2002, R, 100 min. Directed by Harold Ramis. Starring Robert De Niro, Billy Crystal, Cathy Moriarty-Gentile, Lisa Kudrow, Anthony Lapaglia, Joe Viterelli.
REVIEWED By Marc Savlov, Fri., Dec. 13, 2002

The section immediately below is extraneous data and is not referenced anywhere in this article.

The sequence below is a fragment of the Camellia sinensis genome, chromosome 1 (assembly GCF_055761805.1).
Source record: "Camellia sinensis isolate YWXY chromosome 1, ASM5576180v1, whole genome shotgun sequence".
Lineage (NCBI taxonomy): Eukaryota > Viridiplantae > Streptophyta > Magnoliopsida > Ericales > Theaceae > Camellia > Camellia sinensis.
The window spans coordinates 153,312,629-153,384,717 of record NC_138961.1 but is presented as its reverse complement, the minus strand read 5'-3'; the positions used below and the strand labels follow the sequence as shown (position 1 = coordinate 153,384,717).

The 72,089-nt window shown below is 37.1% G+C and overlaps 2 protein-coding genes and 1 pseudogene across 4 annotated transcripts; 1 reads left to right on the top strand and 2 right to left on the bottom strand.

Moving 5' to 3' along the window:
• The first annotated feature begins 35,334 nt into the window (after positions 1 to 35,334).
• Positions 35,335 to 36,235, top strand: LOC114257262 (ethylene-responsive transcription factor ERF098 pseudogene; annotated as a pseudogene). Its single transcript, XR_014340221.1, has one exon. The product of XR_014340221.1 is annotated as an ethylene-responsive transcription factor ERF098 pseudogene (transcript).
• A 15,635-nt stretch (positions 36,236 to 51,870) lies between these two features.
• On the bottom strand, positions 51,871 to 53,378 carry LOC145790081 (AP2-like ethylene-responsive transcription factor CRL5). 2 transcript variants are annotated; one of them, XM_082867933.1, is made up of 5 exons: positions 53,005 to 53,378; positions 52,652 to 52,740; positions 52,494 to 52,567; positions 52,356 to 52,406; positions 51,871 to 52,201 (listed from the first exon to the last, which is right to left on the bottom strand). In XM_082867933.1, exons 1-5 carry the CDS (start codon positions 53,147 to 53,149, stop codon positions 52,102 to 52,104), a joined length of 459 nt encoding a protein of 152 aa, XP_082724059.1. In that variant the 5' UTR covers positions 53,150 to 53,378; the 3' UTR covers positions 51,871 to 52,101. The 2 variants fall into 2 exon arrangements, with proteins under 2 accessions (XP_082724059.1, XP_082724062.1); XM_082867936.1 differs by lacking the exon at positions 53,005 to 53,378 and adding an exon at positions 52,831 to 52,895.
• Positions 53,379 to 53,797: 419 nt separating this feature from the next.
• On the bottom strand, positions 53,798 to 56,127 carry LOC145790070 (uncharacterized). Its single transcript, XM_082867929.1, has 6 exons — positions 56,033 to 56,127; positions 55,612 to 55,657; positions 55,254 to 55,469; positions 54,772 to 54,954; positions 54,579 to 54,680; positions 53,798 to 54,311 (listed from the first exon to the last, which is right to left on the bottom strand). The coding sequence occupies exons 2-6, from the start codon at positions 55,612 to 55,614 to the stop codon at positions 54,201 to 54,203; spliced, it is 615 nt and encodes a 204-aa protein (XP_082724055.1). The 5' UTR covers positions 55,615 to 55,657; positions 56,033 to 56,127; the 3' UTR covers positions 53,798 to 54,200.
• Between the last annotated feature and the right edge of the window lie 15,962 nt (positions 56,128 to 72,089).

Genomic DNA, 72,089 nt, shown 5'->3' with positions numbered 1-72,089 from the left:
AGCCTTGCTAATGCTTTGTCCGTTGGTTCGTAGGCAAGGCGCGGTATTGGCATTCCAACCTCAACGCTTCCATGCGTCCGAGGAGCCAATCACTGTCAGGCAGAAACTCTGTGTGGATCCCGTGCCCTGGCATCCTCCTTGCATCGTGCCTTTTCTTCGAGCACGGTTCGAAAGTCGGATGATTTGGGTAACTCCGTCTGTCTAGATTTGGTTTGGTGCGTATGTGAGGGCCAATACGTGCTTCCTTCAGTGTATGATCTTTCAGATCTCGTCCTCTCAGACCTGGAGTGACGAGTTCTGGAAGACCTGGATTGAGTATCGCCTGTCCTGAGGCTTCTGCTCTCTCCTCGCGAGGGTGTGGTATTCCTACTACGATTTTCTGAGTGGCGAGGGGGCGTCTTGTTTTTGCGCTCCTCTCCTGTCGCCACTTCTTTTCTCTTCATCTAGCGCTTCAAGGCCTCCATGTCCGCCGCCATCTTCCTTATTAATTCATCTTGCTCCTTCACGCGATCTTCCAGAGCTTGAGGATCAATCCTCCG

This obviously titled sequel to 1999's mobster-in-therapy comedy may have seemed like a sure thing during the initial round of production meetings but director Ramis and company forgot to take into account one important fact -- mainly that the first film's big-screen simultaneity with the first season of The Sopranos central gag now seems unavoidably dated and tired. Tony Soprano and Dr. Melfi's convoluted relationship on HBO has proven to have remarkable staying power. That's due in large part to the show's top-notch writing, which, even four seasons down the road, continues to hold its own as far as being consistently entertaining and original. That's exactly what's missing from Analyze That, which while being consistent in its recitation of penis jokes and the sort of bottom-basement Catskills comedy routines that Crystal increasingly builds his professional life around, is unfortunately about as original as a gangster sweating bullets while worrying about a contract on his life. That's the set-up, by the way, of this film, which re-teams De Niro's angsty mob boss Paul Vitti and Crystal's wry, Jewish psychiatrist Ben Sobel. Vitti, fearing for his life in Sing Sing, successfully gains his walking papers by faking a mental breakdown via show tunes and is entrusted to the care of Sobel, who isn't fooled one bit. Back home at the Sobels', wife Laura (Kudrow) is aghast at the notion that her perfect home is now housing a disgruntled mafioso. As Sobel tries to get Vitti on the straight and narrow via a series of straight jobs -- car dealer, restaurant employee, jeweler -- before latching onto an advisory role on a Sopranos knock-off, the jokes struggle to define the term “wacky” but merely end up the sort of labored gags that give most ex-SNL cast-member outings their familiar patina. De Niro can now mug with the best of them, however, and his elasticized facial twitchery is something to behold. He gawks and goggles his way through the proceedings while enmeshed in a host of semi-comical looks and tics that border on Jim Carrey's early over-the-top output. He's done this sort of self-mocking humor quite a bit since the previous analysis, but it's still odd to watch him and connect the dots back to Mean Streets. Crystal, on the other hand, has shown more zip and zing in his opening Oscar song-and-dance numbers of yore; he's treading water here, and the film's lackluster script (by Kenneth Lonergan, who manhandled De Niro in the regrettable Rocky and Bullwinkle, and Peter Tolan) is strictly a middle-of-the-road affair. Harold Ramis, who long ago penned the great Animal House and directed the near-great Groundhog Day, helms the proceedings with a vapid hand -- the action's as uninspired as the mediocre comedy bits. Even Cathy Moriarty-Gentile's role as a rival mob boss (with a nod to Raging Bull) can't save this DOA affair.